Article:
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Creating and using fiscal space for accelerated development in Liberia

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  • Lofgren, Hans

Abstract

This paper presents simulations for the period 2013-2030 of measures that permit increased spending on infrastructure and human development, the priority areas in Liberia's 2013-2017"Agenda for Transformation"and for its national vision, Liberia Rising 2030. The simulations are carried out with a Liberian version of MAMS (Maquette for Millennium Development Goals Simulations), a Computable General Equilibrium model. According to the results, among the key sources of fiscal space, foreign grants generate the best outcomes followed by improved government allocative efficiency. Taxes tend to involve trade-offs since they reduce resources for private consumption and investment, both of which tend to contribute to stronger macro and Millennium Development Goals performance. Increased foreign borrowing is less attractive since, in order to make a substantial difference, it would quickly add to the foreign debt, making the economy more crisis-prone and less flexible. The preferred balance between different uses of fiscal space depends on payoffs from different government functions, typically unknown or only appearing with a lag. Under the parameters used in the simulations, determined in light of fragmentary evidence, the outcomes were marginally stronger under a balanced approach with scaling up of both infrastructure and human development services. Balanced expansion may also contribute to efficiency and be easier for political reasons. A final finding is that it is possible to consider fiscal space issues in isolation from the mining sector: simulations suggest that the marginal effects of creating additional fiscal space are very similar irrespective of the level of mining export prices.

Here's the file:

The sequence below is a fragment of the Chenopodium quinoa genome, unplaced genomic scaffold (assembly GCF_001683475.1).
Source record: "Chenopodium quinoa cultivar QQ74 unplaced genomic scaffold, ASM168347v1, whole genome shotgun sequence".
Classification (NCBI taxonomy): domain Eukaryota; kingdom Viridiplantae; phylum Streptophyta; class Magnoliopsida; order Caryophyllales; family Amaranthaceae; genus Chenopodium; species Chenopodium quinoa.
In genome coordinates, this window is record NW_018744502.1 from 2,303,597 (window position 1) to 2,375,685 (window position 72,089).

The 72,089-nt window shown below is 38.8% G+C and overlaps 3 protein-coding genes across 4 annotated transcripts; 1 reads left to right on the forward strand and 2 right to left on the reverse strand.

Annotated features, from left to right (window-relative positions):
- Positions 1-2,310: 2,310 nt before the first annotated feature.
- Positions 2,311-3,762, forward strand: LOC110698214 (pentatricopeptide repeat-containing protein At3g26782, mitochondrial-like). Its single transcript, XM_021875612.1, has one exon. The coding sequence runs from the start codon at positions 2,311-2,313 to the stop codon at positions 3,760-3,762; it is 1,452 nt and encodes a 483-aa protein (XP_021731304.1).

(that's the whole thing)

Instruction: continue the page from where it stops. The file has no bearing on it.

Suggested Citation

  • Lofgren, Hans, 2013. "Creating and using fiscal space for accelerated development in Liberia," Policy Research Working Paper Series 6678, The World Bank.
  • Handle: RePEc:wbk:wbrwps:6678
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    References listed on IDEAS

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    1. Jack, William & Lewis, Maureen, 2009. "Health investments and economic growth : macroeconomic evidence and microeconomic foundations," Policy Research Working Paper Series 4877, The World Bank.
    2. George Psacharopoulos & Harry Anthony Patrinos, 2004. "Returns to investment in education: a further update," Education Economics, Taylor & Francis Journals, vol. 12(2), pages 111-134.
    3. Easterly, William, 2009. "How the Millennium Development Goals are Unfair to Africa," World Development, Elsevier, vol. 37(1), pages 26-35, January.
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    Cited by:

    1. Matteo G. Richiardi, 2015. "Liberia.Expanding formal employment through labour market reforms," LABORatorio R. Revelli Working Papers Series 144, LABORatorio R. Revelli, Centre for Employment Studies.
    2. World Bank, 2013. "Liberia Public Expenditure Review : Options for Fiscal Space Enlargement," World Bank Other Operational Studies 16779, The World Bank.
    3. World Bank Group, 2014. "The Economic Impact of the 2014 Ebola Epidemic : Short- and Medium-Term Estimates for West Africa," World Bank Publications, The World Bank, number 20592.

    More about this item

    Keywords

    Economic Theory&Research; Debt Markets; Banks&Banking Reform; Emerging Markets; Access to Finance;

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